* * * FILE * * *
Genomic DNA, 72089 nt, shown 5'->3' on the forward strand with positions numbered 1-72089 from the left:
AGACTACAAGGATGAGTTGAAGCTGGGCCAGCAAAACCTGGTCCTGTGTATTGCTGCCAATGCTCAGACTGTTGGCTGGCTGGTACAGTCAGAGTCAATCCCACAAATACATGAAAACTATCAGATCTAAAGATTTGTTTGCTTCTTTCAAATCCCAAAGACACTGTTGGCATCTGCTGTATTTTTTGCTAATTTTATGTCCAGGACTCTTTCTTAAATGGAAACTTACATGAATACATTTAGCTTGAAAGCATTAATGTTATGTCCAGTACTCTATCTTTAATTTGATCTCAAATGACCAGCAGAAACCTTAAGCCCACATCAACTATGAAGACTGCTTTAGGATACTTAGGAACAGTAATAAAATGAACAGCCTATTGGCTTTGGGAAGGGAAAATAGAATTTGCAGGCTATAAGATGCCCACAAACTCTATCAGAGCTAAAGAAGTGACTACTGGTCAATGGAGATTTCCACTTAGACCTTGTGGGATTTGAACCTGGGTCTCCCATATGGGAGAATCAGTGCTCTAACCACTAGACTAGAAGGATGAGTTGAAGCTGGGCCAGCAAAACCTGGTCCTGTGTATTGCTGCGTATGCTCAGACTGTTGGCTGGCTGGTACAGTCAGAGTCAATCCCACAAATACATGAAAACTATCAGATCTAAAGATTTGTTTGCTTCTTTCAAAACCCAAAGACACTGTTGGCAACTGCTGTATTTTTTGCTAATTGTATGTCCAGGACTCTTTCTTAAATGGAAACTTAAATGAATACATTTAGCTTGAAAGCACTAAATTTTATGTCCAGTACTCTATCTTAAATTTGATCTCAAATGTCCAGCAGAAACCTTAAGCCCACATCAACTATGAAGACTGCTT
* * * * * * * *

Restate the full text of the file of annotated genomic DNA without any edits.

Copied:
Genomic DNA, 72089 nt, shown 5'->3' on the forward strand with positions numbered 1-72089 from the left:
AGACTACAAGGATGAGTTGAAGCTGGGCCAGCAAAACCTGGTCCTGTGTATTGCTGCCAATGCTCAGACTGTTGGCTGGCTGGTACAGTCAGAGTCAATCCCACAAATACATGAAAACTATCAGATCTAAAGATTTGTTTGCTTCTTTCAAATCCCAAAGACACTGTTGGCATCTGCTGTATTTTTTGCTAATTTTATGTCCAGGACTCTTTCTTAAATGGAAACTTACATGAATACATTTAGCTTGAAAGCATTAATGTTATGTCCAGTACTCTATCTTTAATTTGATCTCAAATGACCAGCAGAAACCTTAAGCCCACATCAACTATGAAGACTGCTTTAGGATACTTAGGAACAGTAATAAAATGAACAGCCTATTGGCTTTGGGAAGGGAAAATAGAATTTGCAGGCTATAAGATGCCCACAAACTCTATCAGAGCTAAAGAAGTGACTACTGGTCAATGGAGATTTCCACTTAGACCTTGTGGGATTTGAACCTGGGTCTCCCATATGGGAGAATCAGTGCTCTAACCACTAGACTAGAAGGATGAGTTGAAGCTGGGCCAGCAAAACCTGGTCCTGTGTATTGCTGCGTATGCTCAGACTGTTGGCTGGCTGGTACAGTCAGAGTCAATCCCACAAATACATGAAAACTATCAGATCTAAAGATTTGTTTGCTTCTTTCAAAACCCAAAGACACTGTTGGCAACTGCTGTATTTTTTGCTAATTGTATGTCCAGGACTCTTTCTTAAATGGAAACTTAAATGAATACATTTAGCTTGAAAGCACTAAATTTTATGTCCAGTACTCTATCTTAAATTTGATCTCAAATGTCCAGCAGAAACCTTAAGCCCACATCAACTATGAAGACTGCTT